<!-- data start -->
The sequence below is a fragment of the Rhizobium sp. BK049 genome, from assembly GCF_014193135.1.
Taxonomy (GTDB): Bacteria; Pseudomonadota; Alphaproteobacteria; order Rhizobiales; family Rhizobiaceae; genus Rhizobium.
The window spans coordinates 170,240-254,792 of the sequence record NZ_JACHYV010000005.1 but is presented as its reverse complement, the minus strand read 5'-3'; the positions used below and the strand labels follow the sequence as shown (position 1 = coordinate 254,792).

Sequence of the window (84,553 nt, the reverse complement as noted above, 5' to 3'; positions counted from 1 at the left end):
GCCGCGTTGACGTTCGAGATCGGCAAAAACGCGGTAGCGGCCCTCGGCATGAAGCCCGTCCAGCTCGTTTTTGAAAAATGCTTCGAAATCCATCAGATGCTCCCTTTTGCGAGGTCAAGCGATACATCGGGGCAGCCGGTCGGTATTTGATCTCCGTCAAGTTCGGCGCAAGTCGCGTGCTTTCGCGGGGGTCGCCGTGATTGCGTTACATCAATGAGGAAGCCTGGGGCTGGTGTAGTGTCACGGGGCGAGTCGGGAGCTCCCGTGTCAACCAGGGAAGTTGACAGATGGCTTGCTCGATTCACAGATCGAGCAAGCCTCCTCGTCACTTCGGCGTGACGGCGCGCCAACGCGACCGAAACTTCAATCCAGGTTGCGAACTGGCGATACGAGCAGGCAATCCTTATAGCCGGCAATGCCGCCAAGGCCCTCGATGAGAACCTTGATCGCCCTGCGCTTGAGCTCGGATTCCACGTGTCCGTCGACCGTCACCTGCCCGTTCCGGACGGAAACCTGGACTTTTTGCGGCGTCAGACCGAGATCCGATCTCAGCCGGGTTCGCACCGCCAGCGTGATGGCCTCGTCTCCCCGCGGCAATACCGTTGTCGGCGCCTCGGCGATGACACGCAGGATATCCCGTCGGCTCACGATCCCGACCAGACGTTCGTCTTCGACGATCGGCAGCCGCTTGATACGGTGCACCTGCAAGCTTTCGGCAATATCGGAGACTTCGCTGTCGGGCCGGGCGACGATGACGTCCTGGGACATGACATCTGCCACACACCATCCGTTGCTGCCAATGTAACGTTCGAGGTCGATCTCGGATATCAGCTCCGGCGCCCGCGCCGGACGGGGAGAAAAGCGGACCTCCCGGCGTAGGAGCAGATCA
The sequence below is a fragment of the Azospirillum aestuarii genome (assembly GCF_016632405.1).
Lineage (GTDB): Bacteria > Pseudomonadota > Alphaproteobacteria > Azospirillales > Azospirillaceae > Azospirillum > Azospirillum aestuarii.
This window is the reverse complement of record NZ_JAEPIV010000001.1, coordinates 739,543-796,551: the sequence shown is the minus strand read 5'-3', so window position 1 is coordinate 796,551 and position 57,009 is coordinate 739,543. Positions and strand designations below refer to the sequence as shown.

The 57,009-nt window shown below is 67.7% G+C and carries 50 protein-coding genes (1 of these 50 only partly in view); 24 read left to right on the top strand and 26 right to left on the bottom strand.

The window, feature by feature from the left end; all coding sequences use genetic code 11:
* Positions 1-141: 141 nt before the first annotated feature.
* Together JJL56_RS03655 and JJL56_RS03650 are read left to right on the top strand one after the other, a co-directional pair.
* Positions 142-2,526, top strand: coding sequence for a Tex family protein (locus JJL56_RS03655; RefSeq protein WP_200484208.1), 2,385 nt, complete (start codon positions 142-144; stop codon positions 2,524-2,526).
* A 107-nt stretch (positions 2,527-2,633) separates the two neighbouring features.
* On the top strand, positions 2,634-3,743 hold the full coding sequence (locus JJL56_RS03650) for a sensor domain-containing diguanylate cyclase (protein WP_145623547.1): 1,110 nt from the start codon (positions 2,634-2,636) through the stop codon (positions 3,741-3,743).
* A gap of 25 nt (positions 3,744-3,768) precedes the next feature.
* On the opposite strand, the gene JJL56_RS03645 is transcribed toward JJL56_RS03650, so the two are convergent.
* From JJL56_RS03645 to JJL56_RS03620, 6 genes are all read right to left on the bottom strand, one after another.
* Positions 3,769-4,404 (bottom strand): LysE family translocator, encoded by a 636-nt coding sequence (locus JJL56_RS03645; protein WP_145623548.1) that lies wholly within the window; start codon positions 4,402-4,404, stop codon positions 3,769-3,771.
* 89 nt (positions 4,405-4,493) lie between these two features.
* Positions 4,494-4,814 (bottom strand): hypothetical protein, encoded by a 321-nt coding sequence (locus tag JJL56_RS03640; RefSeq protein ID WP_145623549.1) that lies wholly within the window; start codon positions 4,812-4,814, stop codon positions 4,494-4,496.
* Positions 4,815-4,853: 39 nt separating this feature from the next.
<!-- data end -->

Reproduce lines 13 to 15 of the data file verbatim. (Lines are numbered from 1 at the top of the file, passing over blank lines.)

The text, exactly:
* Positions 142-2,526, top strand: coding sequence for a Tex family protein (locus JJL56_RS03655; RefSeq protein WP_200484208.1), 2,385 nt, complete (start codon positions 142-144; stop codon positions 2,524-2,526).
* A 107-nt stretch (positions 2,527-2,633) separates the two neighbouring features.
* On the top strand, positions 2,634-3,743 hold the full coding sequence (locus JJL56_RS03650) for a sensor domain-containing diguanylate cyclase (protein WP_145623547.1): 1,110 nt from the start codon (positions 2,634-2,636) through the stop codon (positions 3,741-3,743).